Timor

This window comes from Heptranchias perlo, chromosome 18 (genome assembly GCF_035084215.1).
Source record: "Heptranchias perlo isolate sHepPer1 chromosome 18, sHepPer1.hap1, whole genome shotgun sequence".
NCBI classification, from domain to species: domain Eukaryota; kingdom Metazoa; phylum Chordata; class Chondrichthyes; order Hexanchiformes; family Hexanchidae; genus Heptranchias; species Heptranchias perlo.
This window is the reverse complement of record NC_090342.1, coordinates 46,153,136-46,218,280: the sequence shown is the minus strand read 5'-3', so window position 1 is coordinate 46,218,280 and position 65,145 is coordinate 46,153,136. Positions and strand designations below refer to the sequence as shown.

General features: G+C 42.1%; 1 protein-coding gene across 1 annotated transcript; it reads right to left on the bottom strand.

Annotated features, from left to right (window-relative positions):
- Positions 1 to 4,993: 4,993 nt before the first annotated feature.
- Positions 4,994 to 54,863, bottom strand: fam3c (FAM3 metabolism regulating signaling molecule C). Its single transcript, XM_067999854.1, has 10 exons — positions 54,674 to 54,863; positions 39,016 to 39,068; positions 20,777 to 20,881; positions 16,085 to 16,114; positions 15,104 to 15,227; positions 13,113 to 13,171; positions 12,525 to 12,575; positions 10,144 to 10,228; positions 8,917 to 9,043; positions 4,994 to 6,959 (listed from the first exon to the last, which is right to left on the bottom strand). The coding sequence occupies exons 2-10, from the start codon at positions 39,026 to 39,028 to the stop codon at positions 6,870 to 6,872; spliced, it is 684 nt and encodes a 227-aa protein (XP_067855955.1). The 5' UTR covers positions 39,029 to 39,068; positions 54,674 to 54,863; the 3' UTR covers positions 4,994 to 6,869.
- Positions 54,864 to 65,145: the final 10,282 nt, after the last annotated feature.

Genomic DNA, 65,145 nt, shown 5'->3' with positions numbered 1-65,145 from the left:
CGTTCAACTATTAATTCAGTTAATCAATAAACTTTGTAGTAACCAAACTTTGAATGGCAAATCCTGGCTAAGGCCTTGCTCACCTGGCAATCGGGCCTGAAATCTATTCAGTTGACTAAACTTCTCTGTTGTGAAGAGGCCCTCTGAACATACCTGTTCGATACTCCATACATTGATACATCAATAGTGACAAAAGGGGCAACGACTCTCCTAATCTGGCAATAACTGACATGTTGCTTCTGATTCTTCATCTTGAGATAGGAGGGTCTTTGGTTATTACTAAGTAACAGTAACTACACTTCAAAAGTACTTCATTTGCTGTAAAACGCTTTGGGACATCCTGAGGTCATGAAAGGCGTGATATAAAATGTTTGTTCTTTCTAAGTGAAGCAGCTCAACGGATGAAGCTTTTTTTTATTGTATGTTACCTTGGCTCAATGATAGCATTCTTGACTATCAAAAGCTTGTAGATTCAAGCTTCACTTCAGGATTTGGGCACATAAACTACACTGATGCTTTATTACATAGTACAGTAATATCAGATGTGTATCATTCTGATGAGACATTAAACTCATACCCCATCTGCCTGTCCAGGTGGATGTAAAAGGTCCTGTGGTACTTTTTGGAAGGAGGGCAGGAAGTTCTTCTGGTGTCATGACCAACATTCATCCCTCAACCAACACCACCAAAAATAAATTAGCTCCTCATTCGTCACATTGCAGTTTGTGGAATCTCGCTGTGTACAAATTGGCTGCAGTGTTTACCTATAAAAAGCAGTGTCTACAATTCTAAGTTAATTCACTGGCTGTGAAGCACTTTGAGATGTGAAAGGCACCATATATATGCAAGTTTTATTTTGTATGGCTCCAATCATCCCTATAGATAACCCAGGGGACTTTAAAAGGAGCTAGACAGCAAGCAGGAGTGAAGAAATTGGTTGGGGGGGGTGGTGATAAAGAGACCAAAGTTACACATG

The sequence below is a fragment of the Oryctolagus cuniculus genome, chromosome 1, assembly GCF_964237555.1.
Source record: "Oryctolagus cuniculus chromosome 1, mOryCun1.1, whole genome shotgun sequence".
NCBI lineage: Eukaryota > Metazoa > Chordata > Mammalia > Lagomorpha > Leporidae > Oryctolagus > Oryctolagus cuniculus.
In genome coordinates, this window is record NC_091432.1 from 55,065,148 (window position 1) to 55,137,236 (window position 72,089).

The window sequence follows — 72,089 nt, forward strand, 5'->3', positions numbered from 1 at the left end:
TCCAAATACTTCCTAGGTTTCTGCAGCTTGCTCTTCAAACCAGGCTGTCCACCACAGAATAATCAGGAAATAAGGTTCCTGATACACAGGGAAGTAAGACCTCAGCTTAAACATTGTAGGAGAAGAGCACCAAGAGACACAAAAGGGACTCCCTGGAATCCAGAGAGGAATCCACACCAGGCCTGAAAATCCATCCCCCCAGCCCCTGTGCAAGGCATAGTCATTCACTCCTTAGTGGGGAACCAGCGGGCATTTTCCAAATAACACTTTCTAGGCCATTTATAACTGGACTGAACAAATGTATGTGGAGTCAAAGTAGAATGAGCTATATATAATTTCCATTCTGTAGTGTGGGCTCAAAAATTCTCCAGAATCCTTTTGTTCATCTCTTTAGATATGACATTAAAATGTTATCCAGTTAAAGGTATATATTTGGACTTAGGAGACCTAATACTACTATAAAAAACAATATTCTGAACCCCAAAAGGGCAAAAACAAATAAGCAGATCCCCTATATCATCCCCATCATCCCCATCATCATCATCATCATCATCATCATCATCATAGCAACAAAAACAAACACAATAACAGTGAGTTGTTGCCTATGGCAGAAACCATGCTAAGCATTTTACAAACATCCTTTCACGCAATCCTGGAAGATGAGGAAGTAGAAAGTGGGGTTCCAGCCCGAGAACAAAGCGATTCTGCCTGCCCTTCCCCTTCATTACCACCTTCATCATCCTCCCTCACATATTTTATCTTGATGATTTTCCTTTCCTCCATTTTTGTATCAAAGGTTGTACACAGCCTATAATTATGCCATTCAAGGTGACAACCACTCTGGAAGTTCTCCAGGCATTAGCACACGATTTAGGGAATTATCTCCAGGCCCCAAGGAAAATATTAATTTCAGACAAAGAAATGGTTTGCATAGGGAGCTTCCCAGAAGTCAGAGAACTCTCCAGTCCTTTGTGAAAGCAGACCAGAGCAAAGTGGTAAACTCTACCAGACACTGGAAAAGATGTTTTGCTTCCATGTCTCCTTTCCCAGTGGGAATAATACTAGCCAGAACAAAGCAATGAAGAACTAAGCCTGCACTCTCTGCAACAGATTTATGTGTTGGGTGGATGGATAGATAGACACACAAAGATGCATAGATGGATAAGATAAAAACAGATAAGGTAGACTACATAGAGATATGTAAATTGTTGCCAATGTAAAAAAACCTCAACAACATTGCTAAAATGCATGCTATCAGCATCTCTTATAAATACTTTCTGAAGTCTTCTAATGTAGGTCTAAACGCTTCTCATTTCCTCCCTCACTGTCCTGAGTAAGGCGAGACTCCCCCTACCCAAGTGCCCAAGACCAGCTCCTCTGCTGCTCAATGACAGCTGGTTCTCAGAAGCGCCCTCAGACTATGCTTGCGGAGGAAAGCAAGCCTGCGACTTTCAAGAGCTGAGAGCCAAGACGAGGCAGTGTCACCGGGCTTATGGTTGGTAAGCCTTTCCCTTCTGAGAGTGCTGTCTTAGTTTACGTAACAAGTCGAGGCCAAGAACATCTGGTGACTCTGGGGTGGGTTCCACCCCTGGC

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Timor Largest of the Lesser Sunda Islands in the Malay archipelago. The chief towns are Kupang in the w and Dili in the e. From c.1520, Portuguese spice traders began to settle on Timor. When the Dutch landed in 1620, they settled on the w side. Japan occupied the island during World War 2. In 1950, West Timor became part of the Nusa Tenggara Timur province of the newly created Republic of Indonesia. In 1975, Portugal abandoned East Timor and the colony declared independence. Indonesia immediately invaded, and in 1976 annexed East Timor. Resistance to Indonesian rule, led by the independence movement FRETILIN, continued during the 1980s and 1990s amid widespread reports of human rights violations. In 1999, after a vote in favour of independence, violence erupted as pro-Indonesian militias sought to destabilize the new nation. A United Nations' (UN) peace-keeping force restored order, and East Timor gained full independence in 2002. A mountainous island, its main products are rice, coconuts, coffee, and tobacco. Area: 33,857sq km (13,074sq mi). Pop. (2000) 4,820,039; 891,000 (East Timor)

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